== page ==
"The Way to Win" professes to provide campaign secrets from both the Clintons and Bushes (read Rove). In reality, it offers little in the way of secrets, though it starts off well by describing the reality of the New Media "Freak Show."

The New Media (talk shows, cable TV, Internet websites) does not have the editorial filters of the Old Media. At the same time, its major occupant - "Freak Show" politics' - goal (and some politicians as well) is not simply to win a point but to persuade voters (and donors, viewers, and readers) than an opponent lakcs the character and credibility to even deserve a place in the contest. Freak Show politics, per Halperin, defeated Gore and Kerry.

How does this happen? Candidates running for office principally on their biography (eg. Kerry) are acutely vulnerable to accusations that it was embellished - the Freak Show targets via a fixation on personality and alleged hypocrisy, and often without even providing clear authorship (rumors work quite well). Regardless, the attacks on Kerry were predictable, and he did not prepare. That is Lesson 1 of Freak Show politics. Lesson 2 covers being ready to comment on a number of other basic topics (eg. religion, current events, current movies). The New Media overwhelmingly favors conservatives - via Fox News, Matt Drudge.

Clinton Politics is the politics of the center, holding that most Americans are less interested in ideology than practical solutions to basic problems. People prefer that politics be polite and compromise-minded. Clinton's style is not to clarify differences but to blur them; its' great weapon is high approval ratings. The most important Clinton trade secret is "know your stuff" - aided by campaign staff with plausible prescriptions for the most serious questions of the day. Confidence is key - no flip-flopping (Dick Morris' advice to Clinton during the '96 campaign). Another Clinton strength is to run toward your weakness (talk to opponents) - to not do so allows them to define you, incorrectly. Being polite was another Clinton trade secret. (One of Gore's weaknesses was his reputation as an exaggerator.)

Bush Politics is the politics of the base. People are angry because the issues dividing them are real and consequential. The leader sharpens differences and rallies the most intense supporters. Winning by one vote is enough. Bush ran on his education record in Texas, his support for a "patient's bill of rights," and a new prescription drug benefit for Medicare, per Halperin. The problem is that his Texas education success was fraudulent, he actually opposed the Texas patient's bill of rights, and the Medicare drug benefit was more a drug company benefit than anything else.

Halperin dismisses Rove's reputation as a dirty trickster (some would argue that that is how Bush wins), ignores/fails to go into detail how Rove built a turnout machine or his enlisting the evangelicals, and instead speculates on trivial components of Rove's success - eg. cheap food for fat cat get-togethers, being part of a "nice" team, etc. We do learn, however, that Rove's campaign letters often focused on something an opponent had said and then repeat it over and over, that nearly all play off the basic us-versus-them mentality that motivates partisans, that he can handle all levels of politics (eg. both creating the grand strategy and writing/typing up suggested ad lines, worker handbooks --> fast and consistent results.

Halperin also reports that Bush has become vulnerable to poor results - Iraq, Iran, North Korea, Katrina, quality jobs, etc. True, but hardly an insight - what President isn't.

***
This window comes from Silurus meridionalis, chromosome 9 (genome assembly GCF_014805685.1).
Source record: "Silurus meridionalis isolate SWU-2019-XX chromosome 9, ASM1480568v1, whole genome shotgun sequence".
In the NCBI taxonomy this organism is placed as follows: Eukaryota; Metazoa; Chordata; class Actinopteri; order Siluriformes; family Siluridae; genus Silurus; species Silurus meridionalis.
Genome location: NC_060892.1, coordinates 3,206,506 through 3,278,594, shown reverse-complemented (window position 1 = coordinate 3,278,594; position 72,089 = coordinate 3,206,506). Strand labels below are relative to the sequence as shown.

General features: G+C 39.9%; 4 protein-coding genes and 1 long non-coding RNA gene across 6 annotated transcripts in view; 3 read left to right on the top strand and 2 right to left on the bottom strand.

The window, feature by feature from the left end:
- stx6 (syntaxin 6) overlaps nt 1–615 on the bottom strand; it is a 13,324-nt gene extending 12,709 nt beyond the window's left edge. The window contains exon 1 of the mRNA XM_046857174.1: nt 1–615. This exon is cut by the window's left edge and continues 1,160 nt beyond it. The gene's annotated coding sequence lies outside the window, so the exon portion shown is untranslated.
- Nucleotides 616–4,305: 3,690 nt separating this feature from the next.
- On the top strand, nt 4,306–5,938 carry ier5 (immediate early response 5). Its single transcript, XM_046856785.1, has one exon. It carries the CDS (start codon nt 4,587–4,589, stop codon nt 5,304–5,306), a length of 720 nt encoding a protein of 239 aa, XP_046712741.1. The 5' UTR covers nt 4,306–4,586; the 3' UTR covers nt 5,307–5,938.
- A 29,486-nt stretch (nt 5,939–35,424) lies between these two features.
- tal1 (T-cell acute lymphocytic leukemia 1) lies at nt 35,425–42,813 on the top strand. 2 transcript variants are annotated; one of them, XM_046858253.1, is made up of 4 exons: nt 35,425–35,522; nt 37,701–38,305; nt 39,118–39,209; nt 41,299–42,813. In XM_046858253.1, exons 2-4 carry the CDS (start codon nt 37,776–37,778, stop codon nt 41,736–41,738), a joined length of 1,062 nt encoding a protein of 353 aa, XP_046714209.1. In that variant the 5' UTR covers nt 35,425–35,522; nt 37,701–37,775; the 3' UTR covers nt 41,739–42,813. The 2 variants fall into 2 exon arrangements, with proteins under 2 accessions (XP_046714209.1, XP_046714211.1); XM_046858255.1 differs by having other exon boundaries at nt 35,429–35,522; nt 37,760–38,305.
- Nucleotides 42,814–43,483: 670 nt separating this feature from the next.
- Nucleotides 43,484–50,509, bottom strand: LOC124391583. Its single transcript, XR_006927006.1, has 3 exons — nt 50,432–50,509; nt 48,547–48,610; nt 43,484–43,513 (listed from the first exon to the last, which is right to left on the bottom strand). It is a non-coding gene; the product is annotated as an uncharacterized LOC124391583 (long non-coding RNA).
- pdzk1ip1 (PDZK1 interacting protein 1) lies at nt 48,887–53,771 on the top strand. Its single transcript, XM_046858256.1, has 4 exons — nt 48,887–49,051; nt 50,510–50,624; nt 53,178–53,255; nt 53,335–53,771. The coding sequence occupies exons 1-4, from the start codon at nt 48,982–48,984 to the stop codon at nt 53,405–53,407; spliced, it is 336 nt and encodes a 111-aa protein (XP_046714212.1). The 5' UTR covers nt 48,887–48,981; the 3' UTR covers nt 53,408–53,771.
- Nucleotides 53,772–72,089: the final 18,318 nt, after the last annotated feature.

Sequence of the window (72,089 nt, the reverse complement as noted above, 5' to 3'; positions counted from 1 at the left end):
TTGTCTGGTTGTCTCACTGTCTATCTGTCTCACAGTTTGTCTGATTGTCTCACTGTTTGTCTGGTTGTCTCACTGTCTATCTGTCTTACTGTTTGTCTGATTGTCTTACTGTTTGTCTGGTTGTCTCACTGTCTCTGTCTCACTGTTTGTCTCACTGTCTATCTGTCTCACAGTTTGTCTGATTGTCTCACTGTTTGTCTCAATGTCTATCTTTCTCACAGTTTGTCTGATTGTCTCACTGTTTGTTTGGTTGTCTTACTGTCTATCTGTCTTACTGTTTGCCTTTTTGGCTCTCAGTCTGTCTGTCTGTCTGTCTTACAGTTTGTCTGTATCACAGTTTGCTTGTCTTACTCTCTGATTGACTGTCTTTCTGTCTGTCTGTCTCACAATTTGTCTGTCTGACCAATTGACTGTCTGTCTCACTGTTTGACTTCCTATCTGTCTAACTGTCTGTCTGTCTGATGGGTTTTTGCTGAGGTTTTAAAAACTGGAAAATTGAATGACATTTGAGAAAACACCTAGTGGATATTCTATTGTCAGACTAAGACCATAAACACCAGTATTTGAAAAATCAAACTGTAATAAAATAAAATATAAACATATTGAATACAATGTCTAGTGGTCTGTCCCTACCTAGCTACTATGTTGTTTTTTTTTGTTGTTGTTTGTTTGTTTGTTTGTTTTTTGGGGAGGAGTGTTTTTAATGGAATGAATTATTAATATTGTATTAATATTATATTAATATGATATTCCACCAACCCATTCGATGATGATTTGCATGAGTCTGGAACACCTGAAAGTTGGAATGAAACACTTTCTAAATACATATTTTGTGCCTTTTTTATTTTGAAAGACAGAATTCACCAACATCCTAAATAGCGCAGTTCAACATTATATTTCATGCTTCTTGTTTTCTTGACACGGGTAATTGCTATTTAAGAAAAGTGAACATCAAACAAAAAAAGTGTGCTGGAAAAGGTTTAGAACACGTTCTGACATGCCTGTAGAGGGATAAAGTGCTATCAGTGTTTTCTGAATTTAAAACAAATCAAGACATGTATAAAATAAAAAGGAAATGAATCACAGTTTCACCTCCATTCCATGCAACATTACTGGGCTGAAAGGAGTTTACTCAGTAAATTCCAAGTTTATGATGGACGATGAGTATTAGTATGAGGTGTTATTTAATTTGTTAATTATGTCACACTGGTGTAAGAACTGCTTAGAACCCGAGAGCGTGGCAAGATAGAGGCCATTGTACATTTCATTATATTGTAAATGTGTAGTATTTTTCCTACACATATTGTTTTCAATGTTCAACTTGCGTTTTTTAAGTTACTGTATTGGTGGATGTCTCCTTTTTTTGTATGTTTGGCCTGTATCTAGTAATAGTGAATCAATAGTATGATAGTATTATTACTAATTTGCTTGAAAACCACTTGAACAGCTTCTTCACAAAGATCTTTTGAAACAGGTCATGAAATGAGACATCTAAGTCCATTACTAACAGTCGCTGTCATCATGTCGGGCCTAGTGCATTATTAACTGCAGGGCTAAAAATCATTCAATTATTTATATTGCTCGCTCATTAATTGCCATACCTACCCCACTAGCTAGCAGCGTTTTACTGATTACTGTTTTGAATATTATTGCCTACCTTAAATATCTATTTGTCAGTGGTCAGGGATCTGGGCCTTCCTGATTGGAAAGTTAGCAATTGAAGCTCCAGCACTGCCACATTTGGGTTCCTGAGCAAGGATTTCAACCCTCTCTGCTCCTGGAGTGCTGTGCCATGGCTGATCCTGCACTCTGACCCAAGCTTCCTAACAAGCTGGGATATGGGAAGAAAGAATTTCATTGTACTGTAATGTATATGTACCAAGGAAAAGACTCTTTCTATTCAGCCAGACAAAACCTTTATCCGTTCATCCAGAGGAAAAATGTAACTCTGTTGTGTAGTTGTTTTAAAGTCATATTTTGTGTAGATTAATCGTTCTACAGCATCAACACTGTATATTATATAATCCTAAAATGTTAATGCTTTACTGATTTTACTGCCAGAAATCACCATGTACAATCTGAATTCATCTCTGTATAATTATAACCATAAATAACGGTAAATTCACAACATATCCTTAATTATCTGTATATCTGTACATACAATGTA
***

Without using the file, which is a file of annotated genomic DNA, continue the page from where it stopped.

Bottom Line: About the first third of "The Way to Win" is interesting and useful; the remainder meanders around trying to draw major conclusions about what seem more likely to be incidentals - eg. emphasizing Rove's pursuit of new technology, while providing almost no useful insight into how he uses it.
10 of 13 people found the following review helpful
2.0 out of 5 stars important but flawed 26 Oct 2006
By T. Tucker - Published on
I was very curious about this book, because John Harris runs the best political journalistic operation the business at the Washington Post and Mark Halperin runs the smartly written but nauseatingly cynical "The Note." Would it be full of the blunt but smart analyses I see in the Post or the snarky, generally pro-Republican stuff you see in The Note?

The answer is a mix. On the one hand, you have pages upon pages of sucking up to Drudge, Limbaugh, and the rest of the right-wing noise machine. On the other, you have real bombshells, like the admission that press crew who travelled with Gore (specifically, Kit Seelye and Ceci Connelly) may have cost Gore the 2000 presidency. In the end, I find this tremendously disappointing: two writers with amazing access and great political acumen for the most part waste their time pulling their punches about the press corps and how it operates.

That said, I would have given this a higher rating were it not for two factors: (1) the fact that neither will admit that their own news operations are to a certain extent responsible for the power of what they call the "Freak Show" and (2) the excessive worship of Clinton and Rove, neither of whom is the political genius they are made out to be here (in my opinion).

And there's one other thing: I find Mark Halperin to be a deeply troubling figure, both here (in the passages that are clearly his) and in The Note. Clearly intelligent, he seems motivated primarily by the desire to curry favor with the powerful. He, and people like him, are a large part of the reason why we now have political dynasties, such as the Bushes and Clintons, which we never had before in the history of this country

I think that if Harris -- whose other writing I admire greatly -- had written this with a different partner this might have been a great book. Instead, what it is at some level is a brilliant mistake.
6 of 7 people found the following review helpful
3.0 out of 5 stars Does not even mention Obama 22 July 2008
By J. Groom - Published on
Format:Hardcover|Verified Purchase
This book is okay, but these guys are not too brilliant in predicting the future, as they do not mention, a single time, some guy by the name of Barack Obama.